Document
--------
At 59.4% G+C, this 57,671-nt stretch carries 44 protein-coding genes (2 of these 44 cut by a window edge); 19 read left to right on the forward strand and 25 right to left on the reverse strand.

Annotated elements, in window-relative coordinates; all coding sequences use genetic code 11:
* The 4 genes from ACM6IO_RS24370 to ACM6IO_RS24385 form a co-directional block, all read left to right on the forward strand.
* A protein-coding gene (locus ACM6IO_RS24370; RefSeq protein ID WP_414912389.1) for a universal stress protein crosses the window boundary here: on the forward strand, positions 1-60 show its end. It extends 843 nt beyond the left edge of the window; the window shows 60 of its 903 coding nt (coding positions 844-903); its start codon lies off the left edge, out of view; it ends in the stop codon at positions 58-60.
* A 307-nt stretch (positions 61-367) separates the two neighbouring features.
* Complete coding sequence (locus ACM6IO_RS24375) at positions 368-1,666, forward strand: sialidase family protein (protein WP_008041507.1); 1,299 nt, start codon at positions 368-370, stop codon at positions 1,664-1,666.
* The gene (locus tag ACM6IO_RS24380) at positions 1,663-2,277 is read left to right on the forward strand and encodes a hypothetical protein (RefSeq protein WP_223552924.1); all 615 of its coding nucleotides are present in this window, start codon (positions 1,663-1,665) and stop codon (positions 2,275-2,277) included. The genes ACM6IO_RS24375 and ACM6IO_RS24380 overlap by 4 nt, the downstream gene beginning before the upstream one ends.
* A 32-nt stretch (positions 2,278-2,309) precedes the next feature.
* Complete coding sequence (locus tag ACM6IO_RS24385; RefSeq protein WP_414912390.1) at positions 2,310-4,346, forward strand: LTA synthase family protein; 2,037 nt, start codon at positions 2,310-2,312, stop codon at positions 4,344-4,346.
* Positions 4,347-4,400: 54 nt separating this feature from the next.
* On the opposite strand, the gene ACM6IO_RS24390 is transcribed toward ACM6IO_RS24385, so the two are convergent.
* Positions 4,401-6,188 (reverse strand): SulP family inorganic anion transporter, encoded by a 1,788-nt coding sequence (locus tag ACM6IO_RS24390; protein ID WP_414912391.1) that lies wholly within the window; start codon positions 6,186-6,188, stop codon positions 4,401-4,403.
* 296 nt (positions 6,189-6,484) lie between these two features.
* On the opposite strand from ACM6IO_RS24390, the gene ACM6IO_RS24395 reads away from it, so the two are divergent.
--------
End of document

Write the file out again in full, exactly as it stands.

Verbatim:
At 59.4% G+C, this 57,671-nt stretch carries 44 protein-coding genes (2 of these 44 cut by a window edge); 19 read left to right on the forward strand and 25 right to left on the reverse strand.

Annotated elements, in window-relative coordinates; all coding sequences use genetic code 11:
* The 4 genes from ACM6IO_RS24370 to ACM6IO_RS24385 form a co-directional block, all read left to right on the forward strand.
* A protein-coding gene (locus ACM6IO_RS24370; RefSeq protein ID WP_414912389.1) for a universal stress protein crosses the window boundary here: on the forward strand, positions 1-60 show its end. It extends 843 nt beyond the left edge of the window; the window shows 60 of its 903 coding nt (coding positions 844-903); its start codon lies off the left edge, out of view; it ends in the stop codon at positions 58-60.
* A 307-nt stretch (positions 61-367) separates the two neighbouring features.
* Complete coding sequence (locus ACM6IO_RS24375) at positions 368-1,666, forward strand: sialidase family protein (protein WP_008041507.1); 1,299 nt, start codon at positions 368-370, stop codon at positions 1,664-1,666.
* The gene (locus tag ACM6IO_RS24380) at positions 1,663-2,277 is read left to right on the forward strand and encodes a hypothetical protein (RefSeq protein WP_223552924.1); all 615 of its coding nucleotides are present in this window, start codon (positions 1,663-1,665) and stop codon (positions 2,275-2,277) included. The genes ACM6IO_RS24375 and ACM6IO_RS24380 overlap by 4 nt, the downstream gene beginning before the upstream one ends.
* A 32-nt stretch (positions 2,278-2,309) precedes the next feature.
* Complete coding sequence (locus tag ACM6IO_RS24385; RefSeq protein WP_414912390.1) at positions 2,310-4,346, forward strand: LTA synthase family protein; 2,037 nt, start codon at positions 2,310-2,312, stop codon at positions 4,344-4,346.
* Positions 4,347-4,400: 54 nt separating this feature from the next.
* On the opposite strand, the gene ACM6IO_RS24390 is transcribed toward ACM6IO_RS24385, so the two are convergent.
* Positions 4,401-6,188 (reverse strand): SulP family inorganic anion transporter, encoded by a 1,788-nt coding sequence (locus tag ACM6IO_RS24390; protein ID WP_414912391.1) that lies wholly within the window; start codon positions 6,186-6,188, stop codon positions 4,401-4,403.
* 296 nt (positions 6,189-6,484) lie between these two features.
* On the opposite strand from ACM6IO_RS24390, the gene ACM6IO_RS24395 reads away from it, so the two are divergent.